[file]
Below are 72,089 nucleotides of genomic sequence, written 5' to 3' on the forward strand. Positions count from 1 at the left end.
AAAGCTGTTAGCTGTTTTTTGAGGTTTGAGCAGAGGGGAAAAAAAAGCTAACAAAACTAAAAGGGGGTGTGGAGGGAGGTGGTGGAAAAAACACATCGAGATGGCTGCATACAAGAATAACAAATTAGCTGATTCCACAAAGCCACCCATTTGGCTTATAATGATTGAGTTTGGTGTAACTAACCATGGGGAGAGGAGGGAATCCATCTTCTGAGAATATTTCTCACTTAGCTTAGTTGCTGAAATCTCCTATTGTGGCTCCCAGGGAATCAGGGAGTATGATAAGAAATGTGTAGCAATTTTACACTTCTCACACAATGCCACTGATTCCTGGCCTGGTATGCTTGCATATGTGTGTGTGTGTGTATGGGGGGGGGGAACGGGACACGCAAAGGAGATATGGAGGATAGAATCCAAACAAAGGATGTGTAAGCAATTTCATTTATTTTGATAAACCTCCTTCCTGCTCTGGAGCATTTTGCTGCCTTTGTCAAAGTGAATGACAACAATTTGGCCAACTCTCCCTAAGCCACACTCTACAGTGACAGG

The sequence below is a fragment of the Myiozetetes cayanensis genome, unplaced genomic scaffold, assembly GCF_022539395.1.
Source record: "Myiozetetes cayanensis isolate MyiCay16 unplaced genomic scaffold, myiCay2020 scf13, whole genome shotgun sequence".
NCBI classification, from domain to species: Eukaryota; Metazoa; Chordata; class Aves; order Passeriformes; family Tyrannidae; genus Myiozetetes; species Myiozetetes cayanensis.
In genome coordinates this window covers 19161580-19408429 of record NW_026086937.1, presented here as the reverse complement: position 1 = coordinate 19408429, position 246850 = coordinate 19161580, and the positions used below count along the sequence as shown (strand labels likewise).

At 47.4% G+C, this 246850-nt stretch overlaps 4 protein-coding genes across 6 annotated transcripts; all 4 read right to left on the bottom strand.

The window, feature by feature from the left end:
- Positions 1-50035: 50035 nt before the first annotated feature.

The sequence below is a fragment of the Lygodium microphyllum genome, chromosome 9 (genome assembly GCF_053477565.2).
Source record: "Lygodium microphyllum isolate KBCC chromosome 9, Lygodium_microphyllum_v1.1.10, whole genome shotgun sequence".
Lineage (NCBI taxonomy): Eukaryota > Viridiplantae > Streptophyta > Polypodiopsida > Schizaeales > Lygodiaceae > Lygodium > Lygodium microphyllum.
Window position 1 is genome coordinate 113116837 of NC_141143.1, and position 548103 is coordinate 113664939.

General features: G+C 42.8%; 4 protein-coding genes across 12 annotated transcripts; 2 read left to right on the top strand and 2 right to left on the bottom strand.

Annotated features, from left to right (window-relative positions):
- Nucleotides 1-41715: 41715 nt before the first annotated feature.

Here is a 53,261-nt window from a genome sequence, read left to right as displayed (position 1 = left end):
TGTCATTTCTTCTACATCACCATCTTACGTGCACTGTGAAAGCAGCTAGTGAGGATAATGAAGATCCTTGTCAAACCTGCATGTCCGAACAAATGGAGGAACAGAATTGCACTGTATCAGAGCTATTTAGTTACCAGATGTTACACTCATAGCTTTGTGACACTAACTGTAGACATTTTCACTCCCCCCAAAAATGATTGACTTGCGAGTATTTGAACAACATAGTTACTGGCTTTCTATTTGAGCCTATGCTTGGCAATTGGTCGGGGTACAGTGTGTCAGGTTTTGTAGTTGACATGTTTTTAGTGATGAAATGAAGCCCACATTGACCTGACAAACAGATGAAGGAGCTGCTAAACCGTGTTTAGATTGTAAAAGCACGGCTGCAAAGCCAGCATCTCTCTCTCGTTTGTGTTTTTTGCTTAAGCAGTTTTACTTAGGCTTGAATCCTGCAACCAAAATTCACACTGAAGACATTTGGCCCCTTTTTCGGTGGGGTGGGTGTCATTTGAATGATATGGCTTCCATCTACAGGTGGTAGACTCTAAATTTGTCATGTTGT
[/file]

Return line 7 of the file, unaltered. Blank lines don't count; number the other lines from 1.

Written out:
At 47.4% G+C, this 246850-nt stretch overlaps 4 protein-coding genes across 6 annotated transcripts; all 4 read right to left on the bottom strand.